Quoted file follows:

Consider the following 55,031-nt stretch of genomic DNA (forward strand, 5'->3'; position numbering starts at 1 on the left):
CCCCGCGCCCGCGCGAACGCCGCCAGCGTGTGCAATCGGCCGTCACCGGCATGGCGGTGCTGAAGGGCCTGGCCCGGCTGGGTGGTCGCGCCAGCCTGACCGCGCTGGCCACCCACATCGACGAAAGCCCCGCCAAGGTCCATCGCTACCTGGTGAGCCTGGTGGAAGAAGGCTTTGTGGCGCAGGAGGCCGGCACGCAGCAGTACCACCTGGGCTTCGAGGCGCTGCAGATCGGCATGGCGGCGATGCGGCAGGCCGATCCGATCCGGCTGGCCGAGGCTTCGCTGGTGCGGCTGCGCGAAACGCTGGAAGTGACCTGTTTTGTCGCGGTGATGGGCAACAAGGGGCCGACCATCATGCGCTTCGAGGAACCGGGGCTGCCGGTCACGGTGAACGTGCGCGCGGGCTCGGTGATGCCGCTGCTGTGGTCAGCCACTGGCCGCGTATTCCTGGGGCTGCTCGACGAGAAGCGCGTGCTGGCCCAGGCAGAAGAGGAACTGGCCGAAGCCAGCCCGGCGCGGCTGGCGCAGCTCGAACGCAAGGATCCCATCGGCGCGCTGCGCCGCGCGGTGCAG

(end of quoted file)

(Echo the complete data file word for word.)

Consider the following 55,031-nt stretch of genomic DNA (forward strand, 5'->3'; position numbering starts at 1 on the left):
CCCCGCGCCCGCGCGAACGCCGCCAGCGTGTGCAATCGGCCGTCACCGGCATGGCGGTGCTGAAGGGCCTGGCCCGGCTGGGTGGTCGCGCCAGCCTGACCGCGCTGGCCACCCACATCGACGAAAGCCCCGCCAAGGTCCATCGCTACCTGGTGAGCCTGGTGGAAGAAGGCTTTGTGGCGCAGGAGGCCGGCACGCAGCAGTACCACCTGGGCTTCGAGGCGCTGCAGATCGGCATGGCGGCGATGCGGCAGGCCGATCCGATCCGGCTGGCCGAGGCTTCGCTGGTGCGGCTGCGCGAAACGCTGGAAGTGACCTGTTTTGTCGCGGTGATGGGCAACAAGGGGCCGACCATCATGCGCTTCGAGGAACCGGGGCTGCCGGTCACGGTGAACGTGCGCGCGGGCTCGGTGATGCCGCTGCTGTGGTCAGCCACTGGCCGCGTATTCCTGGGGCTGCTCGACGAGAAGCGCGTGCTGGCCCAGGCAGAAGAGGAACTGGCCGAAGCCAGCCCGGCGCGGCTGGCGCAGCTCGAACGCAAGGATCCCATCGGCGCGCTGCGCCGCGCGGTGCAG